Does Google (who owns and operates YouTube) care about preventing "copyright abuse?" Then why don't they do "something" about abuses like Scripps News re: NASA Mars Rover video?
NASA's Mars Rover Crashed Into a DMCA Takedown | Motherboard
: by Alex_Pasternack on Monday, Aug 06, 2012: "NASA’s livestream coverage of the Curiosity rover’s landing on Mars was practically as flawless as the landing itself, a refreshing alternative to all that troubled Olympics coverage. The broadcast – full of suspense, lucky peanut-eating, and ecstatic congratulations – was slow and hard to reach at times, but NASA servers never failed. Along with burnishing its online publicity credentials, NASA had prepared for a global audience of millions. But NASA couldn’t prepare for everything. An hour or so after Curiosity’s 1.31 a.m. EST landing in Gale Crater, I noticed that . . . . The video was gone, replaced with an alien message: “This video contains content from Scripps Local News, who has blocked it on copyright grounds. Sorry about that.” That is to say, a NASA-made public domain video posted on NASA’s official YouTube channel, documenting the landing of a $2.5 billion Mars rover mission paid for with public taxpayer money, was blocked by YouTube because of a copyright claim by a private news service. . . .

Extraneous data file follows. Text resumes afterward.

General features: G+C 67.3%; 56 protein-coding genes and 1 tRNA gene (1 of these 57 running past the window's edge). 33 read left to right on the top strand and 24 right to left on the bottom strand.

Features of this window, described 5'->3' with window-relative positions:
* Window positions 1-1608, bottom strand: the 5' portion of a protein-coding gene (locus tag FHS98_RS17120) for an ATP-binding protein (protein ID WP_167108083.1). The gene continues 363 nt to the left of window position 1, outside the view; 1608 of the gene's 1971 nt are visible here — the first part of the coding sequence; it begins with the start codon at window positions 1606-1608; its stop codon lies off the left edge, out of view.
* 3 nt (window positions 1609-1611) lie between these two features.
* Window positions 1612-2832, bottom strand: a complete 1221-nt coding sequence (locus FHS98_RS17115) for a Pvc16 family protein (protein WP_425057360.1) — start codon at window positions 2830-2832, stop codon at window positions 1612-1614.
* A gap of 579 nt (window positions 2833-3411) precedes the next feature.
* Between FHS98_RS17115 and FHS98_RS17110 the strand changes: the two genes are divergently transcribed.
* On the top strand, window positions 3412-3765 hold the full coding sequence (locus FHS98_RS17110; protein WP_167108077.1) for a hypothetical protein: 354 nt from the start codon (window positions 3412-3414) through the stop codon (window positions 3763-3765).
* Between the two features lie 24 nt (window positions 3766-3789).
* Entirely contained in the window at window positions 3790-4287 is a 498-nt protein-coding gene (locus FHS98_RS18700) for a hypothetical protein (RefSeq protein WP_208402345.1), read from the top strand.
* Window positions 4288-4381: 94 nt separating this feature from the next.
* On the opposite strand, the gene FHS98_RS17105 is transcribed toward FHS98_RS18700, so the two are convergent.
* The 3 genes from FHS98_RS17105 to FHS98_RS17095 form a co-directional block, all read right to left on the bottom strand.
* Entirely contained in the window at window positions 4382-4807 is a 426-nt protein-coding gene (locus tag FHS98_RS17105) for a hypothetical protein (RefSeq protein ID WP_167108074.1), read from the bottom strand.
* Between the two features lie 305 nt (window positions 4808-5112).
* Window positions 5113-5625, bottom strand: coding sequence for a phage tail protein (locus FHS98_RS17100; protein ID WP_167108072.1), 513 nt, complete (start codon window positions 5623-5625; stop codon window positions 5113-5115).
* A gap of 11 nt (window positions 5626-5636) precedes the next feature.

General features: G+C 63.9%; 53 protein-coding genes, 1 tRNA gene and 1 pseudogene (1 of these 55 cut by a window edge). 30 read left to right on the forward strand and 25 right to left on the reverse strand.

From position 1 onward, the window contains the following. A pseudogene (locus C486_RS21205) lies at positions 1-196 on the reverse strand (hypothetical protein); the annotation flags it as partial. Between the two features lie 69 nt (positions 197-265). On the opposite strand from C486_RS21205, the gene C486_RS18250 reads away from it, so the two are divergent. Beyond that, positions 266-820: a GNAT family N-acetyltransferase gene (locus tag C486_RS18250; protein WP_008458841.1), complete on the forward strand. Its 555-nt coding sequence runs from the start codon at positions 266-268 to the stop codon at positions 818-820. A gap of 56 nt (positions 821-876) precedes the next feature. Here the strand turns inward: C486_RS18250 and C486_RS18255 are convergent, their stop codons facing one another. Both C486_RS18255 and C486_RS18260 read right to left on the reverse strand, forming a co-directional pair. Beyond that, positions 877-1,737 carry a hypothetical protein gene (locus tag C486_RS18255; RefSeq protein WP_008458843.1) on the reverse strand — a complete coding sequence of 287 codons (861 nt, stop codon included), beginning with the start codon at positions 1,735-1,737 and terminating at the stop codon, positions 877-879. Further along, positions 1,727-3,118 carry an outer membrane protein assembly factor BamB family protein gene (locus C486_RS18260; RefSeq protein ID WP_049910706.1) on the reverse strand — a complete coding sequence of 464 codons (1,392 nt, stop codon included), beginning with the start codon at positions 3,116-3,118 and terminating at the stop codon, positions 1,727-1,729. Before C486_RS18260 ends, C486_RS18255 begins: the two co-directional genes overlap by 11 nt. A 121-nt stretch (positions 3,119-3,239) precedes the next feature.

This isn’t the first time that a claim by Scripps News Service has grounded a NASA video on YouTube. According to Bob Jacobs, NASA’s Deputy Associate Administrator for Communications, such claims happen once a month, and tend to be more common with popular videos. If claimed videos aren’t blocked, they are slapped with ads from the fraudulent claimant. In April, Scripps also claimed ownership for a video of one of NASA’s Space Shuttles being flown atop a 747, causing it to briefly disappear from NASA’s account. “Everything from imagery to music gets flagged,” Jacobs said of the blocks and ad-claims that have hit NASA’s YouTube page. "We’ve been working with You Tube in an effort to stop the automatic disabling of videos. So far, it hasn’t helped much. . . . "